TCR signal strength controls the differentiation of CD4+ effector and memory T cells


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Abstract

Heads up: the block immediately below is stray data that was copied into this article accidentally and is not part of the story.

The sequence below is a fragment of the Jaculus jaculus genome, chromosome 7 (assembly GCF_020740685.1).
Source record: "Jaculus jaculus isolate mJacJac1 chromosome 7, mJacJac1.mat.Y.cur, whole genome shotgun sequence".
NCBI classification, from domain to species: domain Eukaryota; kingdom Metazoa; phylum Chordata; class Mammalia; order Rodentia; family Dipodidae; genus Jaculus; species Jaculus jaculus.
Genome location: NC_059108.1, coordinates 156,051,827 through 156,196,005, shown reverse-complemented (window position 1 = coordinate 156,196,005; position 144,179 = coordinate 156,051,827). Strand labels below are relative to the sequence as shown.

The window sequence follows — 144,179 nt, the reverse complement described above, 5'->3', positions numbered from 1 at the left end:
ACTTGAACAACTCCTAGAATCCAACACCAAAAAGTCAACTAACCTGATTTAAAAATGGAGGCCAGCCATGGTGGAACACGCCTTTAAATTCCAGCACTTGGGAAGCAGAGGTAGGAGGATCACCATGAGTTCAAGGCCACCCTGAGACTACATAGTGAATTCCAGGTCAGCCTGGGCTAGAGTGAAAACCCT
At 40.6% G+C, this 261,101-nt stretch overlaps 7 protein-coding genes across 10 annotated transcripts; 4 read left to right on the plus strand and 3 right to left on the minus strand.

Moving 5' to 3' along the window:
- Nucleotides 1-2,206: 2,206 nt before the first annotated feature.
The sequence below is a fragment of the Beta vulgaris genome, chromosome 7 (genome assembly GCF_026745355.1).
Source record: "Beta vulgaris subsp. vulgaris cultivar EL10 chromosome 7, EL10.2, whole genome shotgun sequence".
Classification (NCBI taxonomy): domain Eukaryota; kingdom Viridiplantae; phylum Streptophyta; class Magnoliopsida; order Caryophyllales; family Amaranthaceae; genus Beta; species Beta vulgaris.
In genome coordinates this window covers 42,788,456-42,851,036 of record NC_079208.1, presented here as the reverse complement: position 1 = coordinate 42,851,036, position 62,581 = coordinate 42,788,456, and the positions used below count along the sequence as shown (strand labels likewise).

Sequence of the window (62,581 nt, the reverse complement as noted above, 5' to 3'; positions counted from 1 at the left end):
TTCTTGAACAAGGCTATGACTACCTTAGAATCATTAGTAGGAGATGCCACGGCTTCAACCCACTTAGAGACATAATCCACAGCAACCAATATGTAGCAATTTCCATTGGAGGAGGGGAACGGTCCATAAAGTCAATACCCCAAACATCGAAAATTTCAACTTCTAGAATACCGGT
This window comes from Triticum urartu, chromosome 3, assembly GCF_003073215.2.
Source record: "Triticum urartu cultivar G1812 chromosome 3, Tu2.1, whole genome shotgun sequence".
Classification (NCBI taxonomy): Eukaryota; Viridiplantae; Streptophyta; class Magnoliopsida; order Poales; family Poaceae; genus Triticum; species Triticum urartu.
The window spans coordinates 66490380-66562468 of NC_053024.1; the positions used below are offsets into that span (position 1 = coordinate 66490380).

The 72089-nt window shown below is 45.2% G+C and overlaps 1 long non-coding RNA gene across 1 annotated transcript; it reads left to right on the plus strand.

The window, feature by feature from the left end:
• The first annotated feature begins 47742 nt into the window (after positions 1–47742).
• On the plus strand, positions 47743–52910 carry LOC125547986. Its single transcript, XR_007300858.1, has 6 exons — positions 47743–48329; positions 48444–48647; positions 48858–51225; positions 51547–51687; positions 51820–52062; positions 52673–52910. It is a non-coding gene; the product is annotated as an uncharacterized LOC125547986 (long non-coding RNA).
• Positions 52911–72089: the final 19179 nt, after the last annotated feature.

CD4+ T cell responses are composed of heterogeneous T cell receptor (TCR) signals that influence the acquisition of effector and memory characteristics. We sought to define early TCR-dependent activation events that control T cell differentiation. A polyclonal panel of TCRs specific for the same viral antigen demonstrated substantial variability in TCR signal strength, expression of CD25, and activation of nuclear factor of activated T cells and nuclear factor κB. After viral infection, strong TCR signals corresponded to T helper cell (TH1) differentiation, whereas T follicular helper cell and memory T cell differentiation were most efficient when TCR signals were comparatively lower. We observed substantial heterogeneity in TCR-dependent CD25 expression in vivo, and the vast majority of CD4+ memory T cells were derived from CD25lo effector cells that displayed decreased TCR signaling in vivo. Nevertheless, memory T cells derived from either CD25lo or CD25hi effector cells responded vigorously to rechallenge, indicating that, although early clonal differences in CD25 expression predicted memory T cell numbers, they did not predict memory T cell function on a per cell basis. Gene transcription analysis demonstrated expression clustering based on CD25 expression and enrichment of transcripts associated with enhanced T follicular helper cell and memory development within CD25lo effector cells. Direct enhancement of TCR signaling via knockdown of Src homology region 2 domain–containing phosphatase 1, a tyrosine phosphatase that suppresses early TCR signaling events, favored the differentiation of TH1 effector and memory cells. We conclude that strong TCR signals during early T cell activation favor terminal TH1 differentiation over long-term TH1 and T follicular helper cell memory responses.

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